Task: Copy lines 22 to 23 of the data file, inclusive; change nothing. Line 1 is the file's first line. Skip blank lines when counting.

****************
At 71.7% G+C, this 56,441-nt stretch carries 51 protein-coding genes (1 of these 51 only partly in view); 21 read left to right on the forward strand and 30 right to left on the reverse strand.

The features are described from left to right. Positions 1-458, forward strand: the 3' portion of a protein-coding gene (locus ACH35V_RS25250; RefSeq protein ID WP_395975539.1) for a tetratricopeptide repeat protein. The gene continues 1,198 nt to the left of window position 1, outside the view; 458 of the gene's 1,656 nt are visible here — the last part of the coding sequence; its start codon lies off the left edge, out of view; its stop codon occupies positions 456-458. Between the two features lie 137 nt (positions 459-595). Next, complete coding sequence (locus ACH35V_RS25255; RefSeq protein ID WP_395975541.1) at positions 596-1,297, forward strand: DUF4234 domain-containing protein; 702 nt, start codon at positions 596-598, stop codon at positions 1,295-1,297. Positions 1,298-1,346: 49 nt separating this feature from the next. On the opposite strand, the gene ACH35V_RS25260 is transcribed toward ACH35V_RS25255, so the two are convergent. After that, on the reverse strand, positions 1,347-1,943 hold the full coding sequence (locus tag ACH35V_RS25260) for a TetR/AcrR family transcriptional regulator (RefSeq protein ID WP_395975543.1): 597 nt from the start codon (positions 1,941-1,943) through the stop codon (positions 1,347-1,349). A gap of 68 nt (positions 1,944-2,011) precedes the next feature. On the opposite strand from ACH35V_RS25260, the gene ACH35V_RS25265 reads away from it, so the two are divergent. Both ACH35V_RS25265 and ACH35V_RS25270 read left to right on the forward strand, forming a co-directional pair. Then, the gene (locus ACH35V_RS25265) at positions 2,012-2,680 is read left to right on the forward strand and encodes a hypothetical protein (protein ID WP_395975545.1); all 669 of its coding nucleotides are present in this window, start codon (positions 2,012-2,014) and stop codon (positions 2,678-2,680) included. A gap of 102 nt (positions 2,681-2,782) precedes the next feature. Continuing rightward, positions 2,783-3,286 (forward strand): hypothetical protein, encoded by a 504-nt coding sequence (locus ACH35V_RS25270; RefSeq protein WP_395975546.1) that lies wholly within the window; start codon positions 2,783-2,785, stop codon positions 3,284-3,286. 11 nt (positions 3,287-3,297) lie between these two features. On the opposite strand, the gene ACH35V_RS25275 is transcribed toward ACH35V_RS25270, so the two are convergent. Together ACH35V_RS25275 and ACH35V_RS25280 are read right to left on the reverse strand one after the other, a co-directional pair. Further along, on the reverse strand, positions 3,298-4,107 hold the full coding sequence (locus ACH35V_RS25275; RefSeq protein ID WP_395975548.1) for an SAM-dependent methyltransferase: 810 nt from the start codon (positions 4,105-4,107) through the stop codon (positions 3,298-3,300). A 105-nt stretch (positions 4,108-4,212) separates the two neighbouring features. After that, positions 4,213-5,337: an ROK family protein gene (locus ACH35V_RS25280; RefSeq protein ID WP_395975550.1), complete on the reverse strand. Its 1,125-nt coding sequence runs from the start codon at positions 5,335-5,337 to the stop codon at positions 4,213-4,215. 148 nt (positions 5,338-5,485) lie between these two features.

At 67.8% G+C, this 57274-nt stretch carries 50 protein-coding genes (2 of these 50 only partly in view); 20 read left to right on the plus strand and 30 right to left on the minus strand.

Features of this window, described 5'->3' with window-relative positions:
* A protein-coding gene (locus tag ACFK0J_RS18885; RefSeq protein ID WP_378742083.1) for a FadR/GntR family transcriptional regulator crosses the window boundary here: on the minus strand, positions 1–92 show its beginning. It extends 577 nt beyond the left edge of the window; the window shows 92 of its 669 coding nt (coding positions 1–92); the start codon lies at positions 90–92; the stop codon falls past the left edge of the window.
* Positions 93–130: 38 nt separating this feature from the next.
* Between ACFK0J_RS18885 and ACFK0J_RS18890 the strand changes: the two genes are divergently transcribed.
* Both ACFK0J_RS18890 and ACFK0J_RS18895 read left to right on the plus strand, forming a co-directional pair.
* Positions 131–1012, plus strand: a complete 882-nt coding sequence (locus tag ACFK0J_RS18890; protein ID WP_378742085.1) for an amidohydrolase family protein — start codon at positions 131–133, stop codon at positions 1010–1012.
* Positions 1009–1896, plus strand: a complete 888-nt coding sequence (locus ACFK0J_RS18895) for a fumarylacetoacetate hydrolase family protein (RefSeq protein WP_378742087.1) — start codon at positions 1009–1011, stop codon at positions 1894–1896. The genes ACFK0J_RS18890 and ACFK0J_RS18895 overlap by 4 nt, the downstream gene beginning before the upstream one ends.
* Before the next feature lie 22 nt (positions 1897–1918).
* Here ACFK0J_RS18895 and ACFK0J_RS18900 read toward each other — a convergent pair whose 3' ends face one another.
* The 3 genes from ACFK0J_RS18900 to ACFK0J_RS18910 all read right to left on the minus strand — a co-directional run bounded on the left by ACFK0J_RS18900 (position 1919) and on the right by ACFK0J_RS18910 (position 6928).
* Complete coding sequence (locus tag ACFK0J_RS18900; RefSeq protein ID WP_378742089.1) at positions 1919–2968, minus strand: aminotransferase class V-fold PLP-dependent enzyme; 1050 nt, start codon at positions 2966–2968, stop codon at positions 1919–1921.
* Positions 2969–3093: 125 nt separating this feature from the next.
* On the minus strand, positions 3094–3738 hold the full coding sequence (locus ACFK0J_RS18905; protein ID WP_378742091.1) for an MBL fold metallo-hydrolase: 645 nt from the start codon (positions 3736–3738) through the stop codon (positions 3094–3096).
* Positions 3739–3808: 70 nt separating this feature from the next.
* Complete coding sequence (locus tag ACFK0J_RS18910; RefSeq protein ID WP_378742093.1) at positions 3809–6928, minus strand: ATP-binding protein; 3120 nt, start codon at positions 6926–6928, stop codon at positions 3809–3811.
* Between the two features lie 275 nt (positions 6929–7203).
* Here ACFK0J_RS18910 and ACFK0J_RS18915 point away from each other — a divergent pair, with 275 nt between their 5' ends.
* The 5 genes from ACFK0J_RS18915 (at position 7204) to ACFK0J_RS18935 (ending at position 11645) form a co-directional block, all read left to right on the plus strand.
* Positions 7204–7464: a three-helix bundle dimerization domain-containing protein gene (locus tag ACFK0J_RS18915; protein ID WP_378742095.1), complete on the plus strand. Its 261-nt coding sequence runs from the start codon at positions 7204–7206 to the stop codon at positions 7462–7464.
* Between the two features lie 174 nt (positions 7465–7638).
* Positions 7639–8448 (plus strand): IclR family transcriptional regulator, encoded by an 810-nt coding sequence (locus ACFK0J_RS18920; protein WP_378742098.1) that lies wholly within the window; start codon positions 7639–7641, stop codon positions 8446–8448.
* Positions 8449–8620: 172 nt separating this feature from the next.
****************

* Positions 7204–7464: a three-helix bundle dimerization domain-containing protein gene (locus tag ACFK0J_RS18915; protein ID WP_378742095.1), complete on the plus strand. Its 261-nt coding sequence runs from the start codon at positions 7204–7206 to the stop codon at positions 7462–7464.
* Between the two features lie 174 nt (positions 7465–7638).